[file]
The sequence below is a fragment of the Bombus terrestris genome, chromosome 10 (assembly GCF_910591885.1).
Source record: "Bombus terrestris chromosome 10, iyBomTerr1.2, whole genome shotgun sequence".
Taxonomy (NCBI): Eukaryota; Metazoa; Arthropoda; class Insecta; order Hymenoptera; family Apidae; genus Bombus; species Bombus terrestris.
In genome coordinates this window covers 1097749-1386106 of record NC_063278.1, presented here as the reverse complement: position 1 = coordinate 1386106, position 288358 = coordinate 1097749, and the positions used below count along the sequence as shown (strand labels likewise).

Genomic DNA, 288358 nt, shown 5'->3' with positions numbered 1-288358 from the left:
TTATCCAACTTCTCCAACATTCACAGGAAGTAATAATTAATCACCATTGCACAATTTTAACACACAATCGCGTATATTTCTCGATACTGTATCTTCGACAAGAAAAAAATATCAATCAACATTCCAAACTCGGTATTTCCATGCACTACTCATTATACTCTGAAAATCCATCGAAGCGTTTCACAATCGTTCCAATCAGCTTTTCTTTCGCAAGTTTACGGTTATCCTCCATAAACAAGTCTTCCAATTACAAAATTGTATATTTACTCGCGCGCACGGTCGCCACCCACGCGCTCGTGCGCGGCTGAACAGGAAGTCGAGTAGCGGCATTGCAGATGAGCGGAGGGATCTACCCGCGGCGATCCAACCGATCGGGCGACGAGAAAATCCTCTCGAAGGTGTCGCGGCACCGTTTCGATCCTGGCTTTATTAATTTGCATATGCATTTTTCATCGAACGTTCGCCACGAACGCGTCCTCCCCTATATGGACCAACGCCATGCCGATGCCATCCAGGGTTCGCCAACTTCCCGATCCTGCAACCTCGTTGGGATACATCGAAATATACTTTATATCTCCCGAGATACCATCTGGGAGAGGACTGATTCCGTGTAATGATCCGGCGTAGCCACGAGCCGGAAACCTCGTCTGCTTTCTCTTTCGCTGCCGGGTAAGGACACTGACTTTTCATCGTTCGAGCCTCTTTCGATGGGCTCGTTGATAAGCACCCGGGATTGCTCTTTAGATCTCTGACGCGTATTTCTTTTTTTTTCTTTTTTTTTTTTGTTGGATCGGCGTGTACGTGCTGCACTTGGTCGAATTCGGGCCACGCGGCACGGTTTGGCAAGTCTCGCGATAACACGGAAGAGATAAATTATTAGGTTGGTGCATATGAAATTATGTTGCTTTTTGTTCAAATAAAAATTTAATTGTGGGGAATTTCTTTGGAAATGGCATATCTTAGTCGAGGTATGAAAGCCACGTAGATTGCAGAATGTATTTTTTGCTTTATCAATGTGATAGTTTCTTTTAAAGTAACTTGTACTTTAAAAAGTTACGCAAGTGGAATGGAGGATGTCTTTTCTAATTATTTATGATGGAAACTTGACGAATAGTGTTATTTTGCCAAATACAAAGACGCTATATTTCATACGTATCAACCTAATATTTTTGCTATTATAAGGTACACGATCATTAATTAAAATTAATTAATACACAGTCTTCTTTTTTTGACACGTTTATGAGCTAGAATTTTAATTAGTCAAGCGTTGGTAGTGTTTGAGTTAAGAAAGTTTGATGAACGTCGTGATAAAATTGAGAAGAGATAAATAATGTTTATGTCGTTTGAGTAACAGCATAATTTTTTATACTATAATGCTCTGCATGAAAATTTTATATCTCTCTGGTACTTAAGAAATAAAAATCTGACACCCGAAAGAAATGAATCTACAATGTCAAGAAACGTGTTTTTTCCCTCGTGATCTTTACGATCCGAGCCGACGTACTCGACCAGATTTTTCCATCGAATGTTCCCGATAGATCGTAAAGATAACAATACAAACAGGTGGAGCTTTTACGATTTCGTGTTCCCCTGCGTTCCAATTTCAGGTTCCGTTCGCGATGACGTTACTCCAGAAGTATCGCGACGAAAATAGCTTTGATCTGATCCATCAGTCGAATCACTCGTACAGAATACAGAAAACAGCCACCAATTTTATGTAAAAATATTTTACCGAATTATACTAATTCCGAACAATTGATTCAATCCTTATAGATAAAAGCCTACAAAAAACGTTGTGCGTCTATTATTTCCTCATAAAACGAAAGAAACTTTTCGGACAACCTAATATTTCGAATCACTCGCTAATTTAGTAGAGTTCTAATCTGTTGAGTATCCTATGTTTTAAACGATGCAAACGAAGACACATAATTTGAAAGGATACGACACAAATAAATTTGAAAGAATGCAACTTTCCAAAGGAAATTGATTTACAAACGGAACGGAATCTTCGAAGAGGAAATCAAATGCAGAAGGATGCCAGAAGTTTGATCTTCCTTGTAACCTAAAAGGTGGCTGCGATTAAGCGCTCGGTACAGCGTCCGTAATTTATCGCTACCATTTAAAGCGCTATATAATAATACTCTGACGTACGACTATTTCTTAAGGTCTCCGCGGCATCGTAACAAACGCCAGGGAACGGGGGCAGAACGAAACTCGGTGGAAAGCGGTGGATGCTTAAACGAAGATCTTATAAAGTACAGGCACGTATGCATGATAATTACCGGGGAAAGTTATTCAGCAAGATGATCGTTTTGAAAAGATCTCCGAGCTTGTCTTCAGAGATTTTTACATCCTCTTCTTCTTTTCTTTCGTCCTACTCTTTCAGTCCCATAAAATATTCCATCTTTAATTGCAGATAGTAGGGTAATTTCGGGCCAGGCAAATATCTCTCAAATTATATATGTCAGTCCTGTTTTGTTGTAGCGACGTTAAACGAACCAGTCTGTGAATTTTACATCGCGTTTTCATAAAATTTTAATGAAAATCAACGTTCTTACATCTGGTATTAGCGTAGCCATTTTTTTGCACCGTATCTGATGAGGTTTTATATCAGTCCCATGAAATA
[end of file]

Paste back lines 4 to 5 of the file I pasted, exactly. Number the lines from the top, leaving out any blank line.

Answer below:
In genome coordinates this window covers 1097749-1386106 of record NC_063278.1, presented here as the reverse complement: position 1 = coordinate 1386106, position 288358 = coordinate 1097749, and the positions used below count along the sequence as shown (strand labels likewise).

Genomic DNA, 288358 nt, shown 5'->3' with positions numbered 1-288358 from the left: